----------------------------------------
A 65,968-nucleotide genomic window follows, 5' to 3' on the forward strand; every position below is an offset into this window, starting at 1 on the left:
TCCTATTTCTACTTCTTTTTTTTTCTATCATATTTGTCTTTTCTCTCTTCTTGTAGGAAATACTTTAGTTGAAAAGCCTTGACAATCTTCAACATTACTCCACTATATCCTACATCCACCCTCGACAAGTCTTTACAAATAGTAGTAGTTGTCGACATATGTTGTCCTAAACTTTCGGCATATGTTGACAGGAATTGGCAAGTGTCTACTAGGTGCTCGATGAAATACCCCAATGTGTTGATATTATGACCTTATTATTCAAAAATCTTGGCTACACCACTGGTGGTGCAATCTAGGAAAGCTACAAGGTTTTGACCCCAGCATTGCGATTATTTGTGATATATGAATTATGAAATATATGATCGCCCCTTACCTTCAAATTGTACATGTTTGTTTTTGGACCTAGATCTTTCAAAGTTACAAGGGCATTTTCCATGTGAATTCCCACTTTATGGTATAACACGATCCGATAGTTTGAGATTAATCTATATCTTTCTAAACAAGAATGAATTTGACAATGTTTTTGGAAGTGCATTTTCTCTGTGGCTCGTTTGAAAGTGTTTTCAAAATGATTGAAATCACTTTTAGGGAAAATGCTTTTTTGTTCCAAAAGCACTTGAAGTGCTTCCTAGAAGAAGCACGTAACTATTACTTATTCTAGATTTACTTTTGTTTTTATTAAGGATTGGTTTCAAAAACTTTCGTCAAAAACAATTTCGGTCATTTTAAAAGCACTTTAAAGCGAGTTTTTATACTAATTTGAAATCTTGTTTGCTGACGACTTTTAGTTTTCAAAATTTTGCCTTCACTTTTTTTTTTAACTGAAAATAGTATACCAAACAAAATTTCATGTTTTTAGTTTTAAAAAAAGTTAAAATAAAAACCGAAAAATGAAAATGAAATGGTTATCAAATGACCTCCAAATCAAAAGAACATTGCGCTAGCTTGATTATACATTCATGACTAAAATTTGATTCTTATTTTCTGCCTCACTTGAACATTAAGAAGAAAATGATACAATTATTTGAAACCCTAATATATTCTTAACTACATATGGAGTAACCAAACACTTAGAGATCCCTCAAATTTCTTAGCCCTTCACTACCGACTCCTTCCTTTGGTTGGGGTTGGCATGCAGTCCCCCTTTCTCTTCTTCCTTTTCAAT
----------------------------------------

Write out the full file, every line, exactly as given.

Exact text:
A 65,968-nucleotide genomic window follows, 5' to 3' on the forward strand; every position below is an offset into this window, starting at 1 on the left:
TCCTATTTCTACTTCTTTTTTTTTCTATCATATTTGTCTTTTCTCTCTTCTTGTAGGAAATACTTTAGTTGAAAAGCCTTGACAATCTTCAACATTACTCCACTATATCCTACATCCACCCTCGACAAGTCTTTACAAATAGTAGTAGTTGTCGACATATGTTGTCCTAAACTTTCGGCATATGTTGACAGGAATTGGCAAGTGTCTACTAGGTGCTCGATGAAATACCCCAATGTGTTGATATTATGACCTTATTATTCAAAAATCTTGGCTACACCACTGGTGGTGCAATCTAGGAAAGCTACAAGGTTTTGACCCCAGCATTGCGATTATTTGTGATATATGAATTATGAAATATATGATCGCCCCTTACCTTCAAATTGTACATGTTTGTTTTTGGACCTAGATCTTTCAAAGTTACAAGGGCATTTTCCATGTGAATTCCCACTTTATGGTATAACACGATCCGATAGTTTGAGATTAATCTATATCTTTCTAAACAAGAATGAATTTGACAATGTTTTTGGAAGTGCATTTTCTCTGTGGCTCGTTTGAAAGTGTTTTCAAAATGATTGAAATCACTTTTAGGGAAAATGCTTTTTTGTTCCAAAAGCACTTGAAGTGCTTCCTAGAAGAAGCACGTAACTATTACTTATTCTAGATTTACTTTTGTTTTTATTAAGGATTGGTTTCAAAAACTTTCGTCAAAAACAATTTCGGTCATTTTAAAAGCACTTTAAAGCGAGTTTTTATACTAATTTGAAATCTTGTTTGCTGACGACTTTTAGTTTTCAAAATTTTGCCTTCACTTTTTTTTTTAACTGAAAATAGTATACCAAACAAAATTTCATGTTTTTAGTTTTAAAAAAAGTTAAAATAAAAACCGAAAAATGAAAATGAAATGGTTATCAAATGACCTCCAAATCAAAAGAACATTGCGCTAGCTTGATTATACATTCATGACTAAAATTTGATTCTTATTTTCTGCCTCACTTGAACATTAAGAAGAAAATGATACAATTATTTGAAACCCTAATATATTCTTAACTACATATGGAGTAACCAAACACTTAGAGATCCCTCAAATTTCTTAGCCCTTCACTACCGACTCCTTCCTTTGGTTGGGGTTGGCATGCAGTCCCCCTTTCTCTTCTTCCTTTTCAAT